Spearman’s correlations were performed with parental level of education (1−3) and FAS as a continuous variable (0–13). The correlation coefficient (r) was 0.21 (p < 0.001) for fathers’ level of education and 0.19 (p < 0.001) for mothers’ level of education. Additional analyses using the original seven levels of education available in registers resulted in similar correlation coefficients (data not shown).
Associations between parents’ occupational status and FAS
Third, the association between parental occupational status and adolescents’ scoring on the FAS was examined. As the results in Table 3 show, the lowest median value of FAS was found among adolescents without working parents (7), followed by adolescents with one parent working (9) and those with both parents working (10). The results from the Kruskal-Wallis test showed significant differences in FAS between the occupational statuses (110.14, p < 0.001).
Spearman’s correlations were also performed with parental occupational status (1−3) and FAS as a continuous variable (0–13), resulting in a correlation of 0.22 (p < 0.001).
The functioning of current guidelines for low, medium and high FAS in Sweden
The second research question regarded the current guidelines from the HBSC network [25, 26], more precisely if the age-group and gender-specific ridit-based cut-offs for low, medium and high FAS are applicable among adolescents in Sweden.
The results (see Table 5) showed that the higher earned income mothers and fathers had, the lower the proportion of adolescents categorized as low FAS and the higher the proportion categorized as high FAS. For instance, among adolescents whose parents belonged to the lowest income quintile, 28.9% were categorized as low FAS, 65.2% as medium FAS and only 5.9% as high FAS. Among adolescents whose parents belonged to the highest income quintile, only 1.9% were categorized as low FAS, 65.8% as medium FAS and 32.3% as high FAS. Similar results were found for mothers’ and fathers’ earned income separately and adolescents categorized into low, medium and high FAS.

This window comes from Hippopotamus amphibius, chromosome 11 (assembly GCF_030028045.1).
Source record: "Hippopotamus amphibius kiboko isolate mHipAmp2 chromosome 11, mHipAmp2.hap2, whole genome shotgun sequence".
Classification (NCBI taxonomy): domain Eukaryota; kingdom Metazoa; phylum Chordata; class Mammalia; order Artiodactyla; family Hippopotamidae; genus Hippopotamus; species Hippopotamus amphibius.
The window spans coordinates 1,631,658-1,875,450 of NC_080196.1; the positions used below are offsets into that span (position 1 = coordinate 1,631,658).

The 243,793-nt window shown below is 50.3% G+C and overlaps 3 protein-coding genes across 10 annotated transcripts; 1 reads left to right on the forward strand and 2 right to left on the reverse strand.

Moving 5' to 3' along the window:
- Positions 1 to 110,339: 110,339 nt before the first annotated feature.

The results were similar for parental education level and FAS; the higher educational level mothers and fathers had, the lower the proportion of adolescents categorized as low FAS and the higher the proportion categorized as high FAS.
The results were clear for parental occupational status and FAS. Half (50.9%) of adolescents whose parents were not working were categorized into low FAS, and only 1.8% were categorized into high FAS. At the same time, only a fraction, 9.3%, of those with both parents working were categorized into low FAS. Note, however, that only 57 adolescents had two parents who were not working, while the large majority, 1800 adolescents, had two working parents.
Finally, the parents’ total earned income in the low, medium and high FAS groups was examined (see Fig. 2). As expected, the low FAS group consists mainly of adolescents with parents belonging to the two lower income quintiles (73.1%), while the high FAS group mainly consists of adolescents with parents belonging to the two higher income quintiles (65.8%). In contrast, in the medium FAS group, parents from each of the income quintiles are almost equally represented (18.0 to 22.6%).
This study has established that there are moderate associations between parents’ total earned income according to registers and adolescents’ responses to FAS. The associations found in this study are of similar magnitude as the associations found by Torsheim et al. 2016 , who examined the external validity of the FAS with parent-reported income in eight countries. They found that FAS scores were associated with parent-reported income in all of them, with an Eta-squared close to 0.30 (which could be interpreted as r2, which would give r = 0.55) in most countries. It is, however, not clear how parent income was categorized in the study by Torsheim et al. 2016 , why caution is necessary when making comparisons of the correlations.